As someone who is half French but lives in London, I was taken aback by the recent terrorist shootings in Toulouse. To me, this town is somewhere quaintly French, sunny, and famous for – well – sausages. For many, this is no longer the case.
Two weeks ago, France was horrified by the shootings of three off-duty soldiers and the attempted murder of a fourth. The perpetrator was seen fleeing on a scooter. Four days later, he opened fire outside a Jewish school just as parents were dropping off their children, killing a teacher and his two children and another child. Again, the gunman used a scooter to get away.
Having been given intelligence by a motorbike salesman, who had been asked for advice on repainting a scooter by the suspects brother, the police moved in. They surrounded the flat of Mohamed Merah, and a siege ensued. Negotiations progressed, only to be met by deadening silence. When no movement or noise had been detected for some hours, the police stormed the building but were repelled by Merah. It appeared that he had specialist training. A subsequent raid resulted in Merah’s suicide.
With the immediate threat removed, attention turned to the wider implications of the attacks. It quickly emerged that Merah was long known to the intelligence services, but they said that they had seen nothing to suggest that he was capable of or planning such attacks. News agencies also reported that he had travelled repeatedly to Afganistan and Pakistan and that – before he died – he told police that he was was working under the instructions of al-Qaeda. He claimed to be avenging the deaths of Palestinian civilians. Many found themselves wondering if the shootings could have been prevented. There is also widespread concern that Merah was not acting alone. But these questions are almost irrelevant – what has happened can not be erased from history. What is important is what happens now in the world of politics.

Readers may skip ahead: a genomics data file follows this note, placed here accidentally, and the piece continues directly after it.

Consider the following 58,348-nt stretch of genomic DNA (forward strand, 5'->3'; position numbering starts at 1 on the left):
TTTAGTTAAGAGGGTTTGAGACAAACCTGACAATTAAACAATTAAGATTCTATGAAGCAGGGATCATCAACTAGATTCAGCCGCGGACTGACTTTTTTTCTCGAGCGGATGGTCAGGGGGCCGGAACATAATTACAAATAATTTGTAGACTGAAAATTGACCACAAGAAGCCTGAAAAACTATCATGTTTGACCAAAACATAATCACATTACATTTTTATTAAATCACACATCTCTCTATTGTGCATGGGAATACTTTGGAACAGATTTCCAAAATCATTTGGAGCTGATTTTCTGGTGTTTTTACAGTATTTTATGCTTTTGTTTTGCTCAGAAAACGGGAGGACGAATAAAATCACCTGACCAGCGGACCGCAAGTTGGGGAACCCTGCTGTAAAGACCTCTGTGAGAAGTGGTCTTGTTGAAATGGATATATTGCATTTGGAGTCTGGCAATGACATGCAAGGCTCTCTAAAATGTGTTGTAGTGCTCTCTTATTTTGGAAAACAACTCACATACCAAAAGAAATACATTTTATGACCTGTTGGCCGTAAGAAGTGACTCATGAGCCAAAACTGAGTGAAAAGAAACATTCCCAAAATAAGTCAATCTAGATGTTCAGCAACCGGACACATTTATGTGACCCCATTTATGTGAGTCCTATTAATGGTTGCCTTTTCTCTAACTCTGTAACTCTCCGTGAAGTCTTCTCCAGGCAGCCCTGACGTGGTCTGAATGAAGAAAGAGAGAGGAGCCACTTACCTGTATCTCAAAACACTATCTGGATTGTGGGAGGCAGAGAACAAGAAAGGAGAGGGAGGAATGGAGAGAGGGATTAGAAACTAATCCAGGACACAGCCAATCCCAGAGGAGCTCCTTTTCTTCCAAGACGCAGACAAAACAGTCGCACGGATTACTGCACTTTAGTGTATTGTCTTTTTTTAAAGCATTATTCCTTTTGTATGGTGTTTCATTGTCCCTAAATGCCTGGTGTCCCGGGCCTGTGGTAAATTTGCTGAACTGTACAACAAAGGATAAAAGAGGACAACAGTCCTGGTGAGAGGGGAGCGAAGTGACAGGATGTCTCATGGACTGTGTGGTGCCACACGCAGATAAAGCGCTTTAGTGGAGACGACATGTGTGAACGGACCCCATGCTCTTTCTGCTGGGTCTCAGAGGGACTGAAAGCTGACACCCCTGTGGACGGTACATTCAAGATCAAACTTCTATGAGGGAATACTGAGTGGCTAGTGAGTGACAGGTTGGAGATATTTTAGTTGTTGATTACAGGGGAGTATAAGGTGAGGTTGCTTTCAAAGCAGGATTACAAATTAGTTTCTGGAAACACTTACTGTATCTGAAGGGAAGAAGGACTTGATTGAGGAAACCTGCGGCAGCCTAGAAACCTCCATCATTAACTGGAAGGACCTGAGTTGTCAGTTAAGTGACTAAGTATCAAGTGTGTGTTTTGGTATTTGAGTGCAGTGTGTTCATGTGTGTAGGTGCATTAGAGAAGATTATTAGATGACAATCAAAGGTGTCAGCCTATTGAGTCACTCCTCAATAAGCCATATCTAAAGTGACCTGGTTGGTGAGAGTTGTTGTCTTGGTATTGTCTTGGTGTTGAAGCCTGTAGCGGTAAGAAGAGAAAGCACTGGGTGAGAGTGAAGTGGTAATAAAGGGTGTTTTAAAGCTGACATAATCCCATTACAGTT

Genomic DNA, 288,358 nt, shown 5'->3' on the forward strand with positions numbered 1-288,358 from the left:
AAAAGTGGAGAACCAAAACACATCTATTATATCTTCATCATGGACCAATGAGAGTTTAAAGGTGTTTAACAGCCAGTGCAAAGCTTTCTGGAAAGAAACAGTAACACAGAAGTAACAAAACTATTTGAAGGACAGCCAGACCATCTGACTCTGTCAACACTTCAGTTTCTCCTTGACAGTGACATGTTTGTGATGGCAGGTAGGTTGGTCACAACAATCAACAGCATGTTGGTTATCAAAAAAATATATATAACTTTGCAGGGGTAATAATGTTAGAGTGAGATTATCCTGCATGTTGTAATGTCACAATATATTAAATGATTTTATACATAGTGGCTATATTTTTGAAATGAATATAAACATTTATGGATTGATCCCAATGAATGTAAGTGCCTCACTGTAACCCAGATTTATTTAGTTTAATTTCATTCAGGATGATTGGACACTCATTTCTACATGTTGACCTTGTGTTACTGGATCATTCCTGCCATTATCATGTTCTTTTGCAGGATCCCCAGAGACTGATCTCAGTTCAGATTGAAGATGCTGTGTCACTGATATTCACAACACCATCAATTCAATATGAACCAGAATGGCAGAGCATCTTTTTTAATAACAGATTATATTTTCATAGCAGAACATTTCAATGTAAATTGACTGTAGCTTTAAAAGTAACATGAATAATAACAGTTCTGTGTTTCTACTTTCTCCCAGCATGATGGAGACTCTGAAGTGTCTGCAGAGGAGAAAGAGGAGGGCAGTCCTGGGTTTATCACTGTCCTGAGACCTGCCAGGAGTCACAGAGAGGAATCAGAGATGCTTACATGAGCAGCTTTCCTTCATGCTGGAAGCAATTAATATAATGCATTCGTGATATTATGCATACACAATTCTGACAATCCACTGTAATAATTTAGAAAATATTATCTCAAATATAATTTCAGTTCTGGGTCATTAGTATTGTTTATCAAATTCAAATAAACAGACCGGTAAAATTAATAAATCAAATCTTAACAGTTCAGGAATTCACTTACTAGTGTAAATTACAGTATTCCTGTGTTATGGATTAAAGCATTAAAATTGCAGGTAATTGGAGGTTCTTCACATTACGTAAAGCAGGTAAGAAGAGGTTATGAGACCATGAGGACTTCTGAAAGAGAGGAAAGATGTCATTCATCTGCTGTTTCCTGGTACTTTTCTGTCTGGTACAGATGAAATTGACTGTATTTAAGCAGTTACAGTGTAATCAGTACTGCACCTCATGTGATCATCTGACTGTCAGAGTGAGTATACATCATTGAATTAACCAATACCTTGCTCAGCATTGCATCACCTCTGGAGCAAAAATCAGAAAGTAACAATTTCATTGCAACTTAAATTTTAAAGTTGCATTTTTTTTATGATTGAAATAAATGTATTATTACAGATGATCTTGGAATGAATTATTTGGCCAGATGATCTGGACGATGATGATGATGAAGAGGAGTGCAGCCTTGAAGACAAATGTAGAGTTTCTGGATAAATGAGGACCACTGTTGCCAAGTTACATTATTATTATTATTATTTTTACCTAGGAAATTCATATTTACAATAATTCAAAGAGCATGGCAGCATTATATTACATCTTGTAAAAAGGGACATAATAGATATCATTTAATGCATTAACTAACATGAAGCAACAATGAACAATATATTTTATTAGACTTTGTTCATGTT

For France is in full campaign mode – presidential elections will be held in May. Nicolas Sarkozy, the centre-right incumbent (always described as mercurial), is up against the Socialist Francois Hollande, the far-right Marine Le Pen and the far-left Jean-Luc Melenchon. It is probably unlikely that Melenchon will win – although my uncle would have it differently. So we are left with the unfortunate choice between Sarko, Hollande and Le Pen.
France has a slightly odd election process which involves a second round run-off. So the question is which two candidates will make it to the second ballot. Sarkozy has been trailing Hollande in much of the campaign but the events in Toulouse may have helped him since he has taken an increasingly protectionist line. While it still looked as if Merah’s attacks were a form of far-right extremism, Le Pen looked to suffer – but now she may get a boost. For me, this may be the most serious outcome of the shootings. Under normal circumstances I would expect the second ballot to be a vote between Sarkozy and Hollande, who would each pick up the vote of their more extreme counterparts. If Le Pen appeared instead of either of them she could, theoretically, win. As a liberal, the very thought terrifies me. I can only hope that the French see sense.
To be honest, they probably will. France is a nation of socialists fed up with a right-wing President. They are likely to go for Hollande. Which is good for London. Huh? Here’s why: Hollande wants to imposer a lovely 75% tax rate on the highest earners. Some will pay, undoubtedly, but many others will leave. The globalised rich have no boarders and London will seem attractive. That would obviously not be good for France.